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GAMP to stage Italian Musical Extravaganza

Italian performers will laud their homeland with a musical evening at a Girard Estate school.

By Joseph Myers
Add Comment Add Comment | Comments: 1 | Posted Nov. 1, 2012

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The performers, plus master of ceremonies Salvo Falcone, with microphone, will aim to transport listeners to a land of love.

Photo by The Associazone Regionale Siciliana Inc.

Though he has established a successful professional existence as an attorney, Joseph Rollo cannot survive without culture, particularly that which intensifies his appreciation for his Sicilian heritage.

He will sate his cultural cravings 5:30 p.m. Saturday at Girard Academic Music Program, 2136 Ritner St., when the school hosts the Italian Musical Extravaganza. Attendees will have their ears and hearts enticed as performers, most hailing from his island, will offer ballet numbers, jazz selections, opera standards and popular native songs to acknowledge their country and to applaud the nation many of their fellow Italians now call home.

“We have two purposes,” Rollo said Tuesday of the Associazone Regionale Siciliana Inc., 1614 E. Passyunk Ave., for whom he serves as chairman. “We aim to keep members fully aware of their origins while also striving to help them to celebrate their American persona. The blending of identities makes our mission so rewarding.”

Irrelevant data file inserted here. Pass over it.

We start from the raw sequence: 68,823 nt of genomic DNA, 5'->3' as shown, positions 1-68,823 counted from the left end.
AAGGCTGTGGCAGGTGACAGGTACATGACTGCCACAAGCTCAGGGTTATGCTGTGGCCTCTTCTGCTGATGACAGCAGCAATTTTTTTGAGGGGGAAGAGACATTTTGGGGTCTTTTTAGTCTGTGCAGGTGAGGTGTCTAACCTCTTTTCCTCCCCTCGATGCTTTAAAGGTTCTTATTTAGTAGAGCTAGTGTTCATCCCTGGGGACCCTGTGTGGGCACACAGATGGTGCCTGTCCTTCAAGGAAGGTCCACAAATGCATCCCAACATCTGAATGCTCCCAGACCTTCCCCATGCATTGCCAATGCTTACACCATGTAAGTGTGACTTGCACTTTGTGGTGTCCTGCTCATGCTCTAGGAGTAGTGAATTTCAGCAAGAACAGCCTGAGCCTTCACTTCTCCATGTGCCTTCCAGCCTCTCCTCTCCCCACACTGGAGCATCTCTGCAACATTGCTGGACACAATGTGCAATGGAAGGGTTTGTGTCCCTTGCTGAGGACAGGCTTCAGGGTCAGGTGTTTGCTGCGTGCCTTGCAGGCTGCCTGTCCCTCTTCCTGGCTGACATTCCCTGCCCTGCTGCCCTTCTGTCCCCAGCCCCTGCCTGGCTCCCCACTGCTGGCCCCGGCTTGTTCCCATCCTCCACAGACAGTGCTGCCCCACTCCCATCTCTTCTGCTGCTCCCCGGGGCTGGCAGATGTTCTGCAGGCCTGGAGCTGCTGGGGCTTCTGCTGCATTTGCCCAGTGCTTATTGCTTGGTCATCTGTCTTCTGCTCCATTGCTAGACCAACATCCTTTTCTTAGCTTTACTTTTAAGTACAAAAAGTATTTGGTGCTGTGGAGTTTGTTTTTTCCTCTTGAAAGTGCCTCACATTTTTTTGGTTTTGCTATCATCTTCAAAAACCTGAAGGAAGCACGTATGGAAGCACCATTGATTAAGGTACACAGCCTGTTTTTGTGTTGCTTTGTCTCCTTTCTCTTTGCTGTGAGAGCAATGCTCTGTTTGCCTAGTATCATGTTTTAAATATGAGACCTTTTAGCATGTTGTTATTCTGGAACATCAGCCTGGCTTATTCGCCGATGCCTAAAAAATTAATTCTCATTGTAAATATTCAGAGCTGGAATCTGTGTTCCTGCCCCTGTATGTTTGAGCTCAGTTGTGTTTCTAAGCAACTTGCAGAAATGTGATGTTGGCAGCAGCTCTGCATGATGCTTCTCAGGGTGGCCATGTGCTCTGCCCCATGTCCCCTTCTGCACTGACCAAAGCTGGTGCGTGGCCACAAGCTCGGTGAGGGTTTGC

The association has existed since 1992, with Rollo, formerly a Girard Estate dweller and now an Audubon, N.J., resident, always seeking to broaden its appeal, especially in South Philly, which, aside from Sicily, he considers his true home.

“We are seeing Saturday as a night to offer an homage to the cradle of the Italian population in Philadelphia,” he said. “It will keep intact our history of promoting arts and ethnic pride.”

Though Rollo and his 180 colleagues have organized and experienced five trips to Sicily since the association’s birth, they have yearned to craft local and area festivities to acclaim their bloodlines. As many as four cultural occurrences transpire annually, with musical performances having constituted a large chunk since ’97.

“Our member gatherings are frequent and include book readings and film screenings, but the events give us an obvious edge with respect to exposure,” Rollo said. “Therefore, this upcoming combination of talent figures to honor the Italian preferences for beauty, creativity and majesty.”

The association had used Stephen Girard School, 1800 Snyder Ave., for its main gathering of singers and musicians until last year, when Rollo approached GAMP personnel because of their “fantastic auditorium.”

“It really has perfect acoustics that will bring out the artists’ qualities,” he said.

As the association calls South Philadelphia home, he has enjoyed having his former turf welcome the lauded acts, who will be appearing for free, though Rollo is seeking $30 donations to cover their expenses.

“They are an eclectic bunch and sure to excite eager ears,” he said.